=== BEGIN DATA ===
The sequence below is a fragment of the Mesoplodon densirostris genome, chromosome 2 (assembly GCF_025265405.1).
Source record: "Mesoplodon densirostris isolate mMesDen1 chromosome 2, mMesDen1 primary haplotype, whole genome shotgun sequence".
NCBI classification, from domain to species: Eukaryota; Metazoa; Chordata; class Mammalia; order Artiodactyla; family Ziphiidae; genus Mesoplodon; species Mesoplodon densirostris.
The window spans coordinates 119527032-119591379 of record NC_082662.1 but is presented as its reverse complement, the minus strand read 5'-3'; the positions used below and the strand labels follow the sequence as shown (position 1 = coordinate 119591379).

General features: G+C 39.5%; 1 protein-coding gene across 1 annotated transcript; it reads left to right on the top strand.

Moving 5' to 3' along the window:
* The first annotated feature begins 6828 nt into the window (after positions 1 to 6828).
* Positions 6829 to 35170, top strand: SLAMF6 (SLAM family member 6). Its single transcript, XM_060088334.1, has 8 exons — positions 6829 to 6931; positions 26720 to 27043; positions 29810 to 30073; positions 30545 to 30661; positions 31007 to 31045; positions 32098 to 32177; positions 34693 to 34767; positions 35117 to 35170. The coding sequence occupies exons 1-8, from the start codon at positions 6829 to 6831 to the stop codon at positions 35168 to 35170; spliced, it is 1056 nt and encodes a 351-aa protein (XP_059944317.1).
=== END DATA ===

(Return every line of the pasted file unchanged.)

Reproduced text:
The sequence below is a fragment of the Mesoplodon densirostris genome, chromosome 2 (assembly GCF_025265405.1).
Source record: "Mesoplodon densirostris isolate mMesDen1 chromosome 2, mMesDen1 primary haplotype, whole genome shotgun sequence".
NCBI classification, from domain to species: Eukaryota; Metazoa; Chordata; class Mammalia; order Artiodactyla; family Ziphiidae; genus Mesoplodon; species Mesoplodon densirostris.
The window spans coordinates 119527032-119591379 of record NC_082662.1 but is presented as its reverse complement, the minus strand read 5'-3'; the positions used below and the strand labels follow the sequence as shown (position 1 = coordinate 119591379).

General features: G+C 39.5%; 1 protein-coding gene across 1 annotated transcript; it reads left to right on the top strand.

Moving 5' to 3' along the window:
* The first annotated feature begins 6828 nt into the window (after positions 1 to 6828).
* Positions 6829 to 35170, top strand: SLAMF6 (SLAM family member 6). Its single transcript, XM_060088334.1, has 8 exons — positions 6829 to 6931; positions 26720 to 27043; positions 29810 to 30073; positions 30545 to 30661; positions 31007 to 31045; positions 32098 to 32177; positions 34693 to 34767; positions 35117 to 35170. The coding sequence occupies exons 1-8, from the start codon at positions 6829 to 6831 to the stop codon at positions 35168 to 35170; spliced, it is 1056 nt and encodes a 351-aa protein (XP_059944317.1).